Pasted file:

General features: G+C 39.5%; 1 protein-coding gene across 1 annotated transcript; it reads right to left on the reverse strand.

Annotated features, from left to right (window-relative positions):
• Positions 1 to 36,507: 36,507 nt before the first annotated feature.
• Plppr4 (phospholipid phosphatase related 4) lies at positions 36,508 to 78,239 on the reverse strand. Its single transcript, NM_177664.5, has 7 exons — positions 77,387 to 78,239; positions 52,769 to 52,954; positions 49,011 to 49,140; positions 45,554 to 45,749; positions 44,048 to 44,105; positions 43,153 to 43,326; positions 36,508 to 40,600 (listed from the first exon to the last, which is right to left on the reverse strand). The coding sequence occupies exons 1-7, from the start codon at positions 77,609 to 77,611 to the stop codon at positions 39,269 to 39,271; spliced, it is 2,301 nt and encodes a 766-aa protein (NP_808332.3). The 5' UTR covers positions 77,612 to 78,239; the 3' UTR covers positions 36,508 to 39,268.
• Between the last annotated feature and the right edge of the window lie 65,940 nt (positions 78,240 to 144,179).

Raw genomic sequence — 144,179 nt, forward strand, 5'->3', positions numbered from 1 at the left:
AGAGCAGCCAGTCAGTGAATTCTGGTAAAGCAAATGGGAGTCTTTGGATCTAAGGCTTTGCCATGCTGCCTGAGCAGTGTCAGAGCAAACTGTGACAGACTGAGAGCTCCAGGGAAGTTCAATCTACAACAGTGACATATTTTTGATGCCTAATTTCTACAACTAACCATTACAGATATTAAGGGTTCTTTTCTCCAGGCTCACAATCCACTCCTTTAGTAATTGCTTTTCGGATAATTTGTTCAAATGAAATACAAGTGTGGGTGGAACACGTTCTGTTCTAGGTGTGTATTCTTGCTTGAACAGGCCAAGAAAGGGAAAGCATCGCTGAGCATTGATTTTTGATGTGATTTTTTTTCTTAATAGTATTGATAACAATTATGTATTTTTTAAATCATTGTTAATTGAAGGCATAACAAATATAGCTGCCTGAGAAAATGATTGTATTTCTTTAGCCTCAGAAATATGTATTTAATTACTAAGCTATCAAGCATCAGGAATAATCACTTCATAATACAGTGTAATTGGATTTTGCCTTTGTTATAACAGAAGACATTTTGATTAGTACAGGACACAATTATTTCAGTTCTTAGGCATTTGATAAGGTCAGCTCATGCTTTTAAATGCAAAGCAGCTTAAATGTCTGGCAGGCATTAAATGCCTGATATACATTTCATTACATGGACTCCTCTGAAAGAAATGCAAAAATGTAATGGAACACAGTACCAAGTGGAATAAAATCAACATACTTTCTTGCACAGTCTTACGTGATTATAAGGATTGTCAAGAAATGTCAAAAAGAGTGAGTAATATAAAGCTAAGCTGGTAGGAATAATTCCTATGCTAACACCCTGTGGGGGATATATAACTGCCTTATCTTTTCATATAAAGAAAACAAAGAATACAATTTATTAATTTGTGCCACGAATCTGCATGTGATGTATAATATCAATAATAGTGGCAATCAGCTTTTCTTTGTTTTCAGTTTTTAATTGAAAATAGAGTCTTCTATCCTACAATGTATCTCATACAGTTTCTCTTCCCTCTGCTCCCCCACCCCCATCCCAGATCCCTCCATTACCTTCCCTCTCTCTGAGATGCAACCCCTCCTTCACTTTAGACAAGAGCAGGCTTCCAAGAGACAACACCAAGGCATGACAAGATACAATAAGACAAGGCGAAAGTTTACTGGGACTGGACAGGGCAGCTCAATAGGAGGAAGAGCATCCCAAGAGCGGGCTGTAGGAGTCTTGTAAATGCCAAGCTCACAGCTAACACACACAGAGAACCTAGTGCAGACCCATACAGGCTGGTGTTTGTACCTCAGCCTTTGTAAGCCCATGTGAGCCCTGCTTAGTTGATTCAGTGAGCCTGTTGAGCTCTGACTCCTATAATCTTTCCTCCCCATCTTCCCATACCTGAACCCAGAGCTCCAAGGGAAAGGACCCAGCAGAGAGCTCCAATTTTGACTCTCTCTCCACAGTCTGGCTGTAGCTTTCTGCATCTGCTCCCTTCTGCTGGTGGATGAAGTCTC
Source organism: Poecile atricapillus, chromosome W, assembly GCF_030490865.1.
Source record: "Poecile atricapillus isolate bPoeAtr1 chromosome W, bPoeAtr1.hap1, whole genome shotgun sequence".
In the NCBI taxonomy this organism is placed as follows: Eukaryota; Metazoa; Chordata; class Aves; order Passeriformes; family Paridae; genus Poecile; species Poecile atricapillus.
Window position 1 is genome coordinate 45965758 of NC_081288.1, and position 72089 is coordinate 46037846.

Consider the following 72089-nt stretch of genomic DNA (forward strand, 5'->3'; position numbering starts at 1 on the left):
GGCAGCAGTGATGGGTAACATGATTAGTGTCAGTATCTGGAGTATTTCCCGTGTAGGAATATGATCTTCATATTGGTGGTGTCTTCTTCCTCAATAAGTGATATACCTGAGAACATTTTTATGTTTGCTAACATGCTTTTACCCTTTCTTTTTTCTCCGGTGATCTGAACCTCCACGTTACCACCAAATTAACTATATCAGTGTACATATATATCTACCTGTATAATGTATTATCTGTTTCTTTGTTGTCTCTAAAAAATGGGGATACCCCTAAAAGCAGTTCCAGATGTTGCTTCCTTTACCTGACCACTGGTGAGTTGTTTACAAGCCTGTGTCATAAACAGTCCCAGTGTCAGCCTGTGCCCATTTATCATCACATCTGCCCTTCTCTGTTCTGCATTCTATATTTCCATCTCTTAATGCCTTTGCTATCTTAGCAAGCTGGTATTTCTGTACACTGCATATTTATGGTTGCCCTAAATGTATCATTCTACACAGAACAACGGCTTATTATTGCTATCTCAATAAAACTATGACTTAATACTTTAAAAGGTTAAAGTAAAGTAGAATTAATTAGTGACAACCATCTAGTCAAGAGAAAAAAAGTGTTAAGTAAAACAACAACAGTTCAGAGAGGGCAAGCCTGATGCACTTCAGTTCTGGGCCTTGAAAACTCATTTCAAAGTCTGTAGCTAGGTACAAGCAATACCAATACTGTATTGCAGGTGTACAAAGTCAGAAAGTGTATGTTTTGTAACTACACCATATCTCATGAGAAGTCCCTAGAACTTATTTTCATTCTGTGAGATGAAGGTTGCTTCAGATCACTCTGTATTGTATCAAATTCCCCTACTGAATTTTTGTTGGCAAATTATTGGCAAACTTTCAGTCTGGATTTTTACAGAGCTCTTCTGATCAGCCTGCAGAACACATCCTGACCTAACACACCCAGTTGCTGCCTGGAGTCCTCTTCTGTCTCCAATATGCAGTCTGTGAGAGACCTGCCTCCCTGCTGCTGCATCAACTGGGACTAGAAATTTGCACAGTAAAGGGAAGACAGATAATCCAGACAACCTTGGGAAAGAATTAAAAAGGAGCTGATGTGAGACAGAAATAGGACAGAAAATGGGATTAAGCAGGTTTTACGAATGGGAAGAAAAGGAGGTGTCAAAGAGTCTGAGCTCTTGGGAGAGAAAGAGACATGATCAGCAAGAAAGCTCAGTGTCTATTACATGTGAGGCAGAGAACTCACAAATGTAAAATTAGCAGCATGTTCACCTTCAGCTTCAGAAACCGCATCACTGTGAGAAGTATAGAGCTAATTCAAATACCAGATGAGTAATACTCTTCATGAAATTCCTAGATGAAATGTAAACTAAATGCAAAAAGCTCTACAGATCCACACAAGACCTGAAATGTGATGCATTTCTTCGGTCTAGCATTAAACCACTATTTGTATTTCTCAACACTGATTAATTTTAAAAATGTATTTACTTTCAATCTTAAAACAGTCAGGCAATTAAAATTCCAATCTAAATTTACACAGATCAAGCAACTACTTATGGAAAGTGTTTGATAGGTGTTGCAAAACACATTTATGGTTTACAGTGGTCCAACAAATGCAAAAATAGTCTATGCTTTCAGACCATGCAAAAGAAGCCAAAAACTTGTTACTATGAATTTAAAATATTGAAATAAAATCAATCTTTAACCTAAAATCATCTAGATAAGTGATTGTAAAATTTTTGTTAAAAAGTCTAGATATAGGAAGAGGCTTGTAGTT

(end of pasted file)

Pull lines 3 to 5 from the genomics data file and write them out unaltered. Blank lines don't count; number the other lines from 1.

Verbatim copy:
• Positions 1 to 36,507: 36,507 nt before the first annotated feature.
• Plppr4 (phospholipid phosphatase related 4) lies at positions 36,508 to 78,239 on the reverse strand. Its single transcript, NM_177664.5, has 7 exons — positions 77,387 to 78,239; positions 52,769 to 52,954; positions 49,011 to 49,140; positions 45,554 to 45,749; positions 44,048 to 44,105; positions 43,153 to 43,326; positions 36,508 to 40,600 (listed from the first exon to the last, which is right to left on the reverse strand). The coding sequence occupies exons 1-7, from the start codon at positions 77,609 to 77,611 to the stop codon at positions 39,269 to 39,271; spliced, it is 2,301 nt and encodes a 766-aa protein (NP_808332.3). The 5' UTR covers positions 77,612 to 78,239; the 3' UTR covers positions 36,508 to 39,268.
• Between the last annotated feature and the right edge of the window lie 65,940 nt (positions 78,240 to 144,179).